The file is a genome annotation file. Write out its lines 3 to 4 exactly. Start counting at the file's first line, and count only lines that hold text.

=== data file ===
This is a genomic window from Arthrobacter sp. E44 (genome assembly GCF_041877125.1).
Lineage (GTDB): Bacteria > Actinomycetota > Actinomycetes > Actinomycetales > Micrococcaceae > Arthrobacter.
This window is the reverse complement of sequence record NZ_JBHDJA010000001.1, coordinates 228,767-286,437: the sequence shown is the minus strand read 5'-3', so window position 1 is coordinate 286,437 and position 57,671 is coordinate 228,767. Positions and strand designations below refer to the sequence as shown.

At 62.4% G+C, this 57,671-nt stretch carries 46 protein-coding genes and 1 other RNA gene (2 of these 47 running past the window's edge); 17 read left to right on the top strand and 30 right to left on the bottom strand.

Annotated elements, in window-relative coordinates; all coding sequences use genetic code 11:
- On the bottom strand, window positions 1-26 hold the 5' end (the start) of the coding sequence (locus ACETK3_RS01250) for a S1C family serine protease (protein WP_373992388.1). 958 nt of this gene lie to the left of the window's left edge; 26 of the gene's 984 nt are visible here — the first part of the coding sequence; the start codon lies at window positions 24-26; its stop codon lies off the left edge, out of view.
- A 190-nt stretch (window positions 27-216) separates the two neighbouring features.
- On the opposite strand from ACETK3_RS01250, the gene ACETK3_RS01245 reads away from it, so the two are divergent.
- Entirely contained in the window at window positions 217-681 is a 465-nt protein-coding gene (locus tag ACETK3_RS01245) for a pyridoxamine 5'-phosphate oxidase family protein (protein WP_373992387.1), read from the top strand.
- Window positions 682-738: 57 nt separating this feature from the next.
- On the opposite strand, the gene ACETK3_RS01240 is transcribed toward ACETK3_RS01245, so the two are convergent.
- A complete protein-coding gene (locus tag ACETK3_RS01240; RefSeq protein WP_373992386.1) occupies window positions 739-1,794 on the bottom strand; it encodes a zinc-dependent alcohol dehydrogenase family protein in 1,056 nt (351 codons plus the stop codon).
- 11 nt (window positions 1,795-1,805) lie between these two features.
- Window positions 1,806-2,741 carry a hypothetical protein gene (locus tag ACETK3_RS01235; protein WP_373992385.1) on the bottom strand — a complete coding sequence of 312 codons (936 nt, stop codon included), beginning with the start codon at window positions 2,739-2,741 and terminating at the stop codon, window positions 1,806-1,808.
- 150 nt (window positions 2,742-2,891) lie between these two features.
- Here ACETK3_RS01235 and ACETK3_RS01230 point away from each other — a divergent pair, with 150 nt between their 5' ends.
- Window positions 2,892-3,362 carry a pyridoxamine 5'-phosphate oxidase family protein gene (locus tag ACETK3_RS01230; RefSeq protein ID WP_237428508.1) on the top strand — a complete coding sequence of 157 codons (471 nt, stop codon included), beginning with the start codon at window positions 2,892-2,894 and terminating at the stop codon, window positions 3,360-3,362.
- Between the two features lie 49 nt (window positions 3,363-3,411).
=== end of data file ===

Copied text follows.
This window is the reverse complement of sequence record NZ_JBHDJA010000001.1, coordinates 228,767-286,437: the sequence shown is the minus strand read 5'-3', so window position 1 is coordinate 286,437 and position 57,671 is coordinate 228,767. Positions and strand designations below refer to the sequence as shown.

At 62.4% G+C, this 57,671-nt stretch carries 46 protein-coding genes and 1 other RNA gene (2 of these 47 running past the window's edge); 17 read left to right on the top strand and 30 right to left on the bottom strand.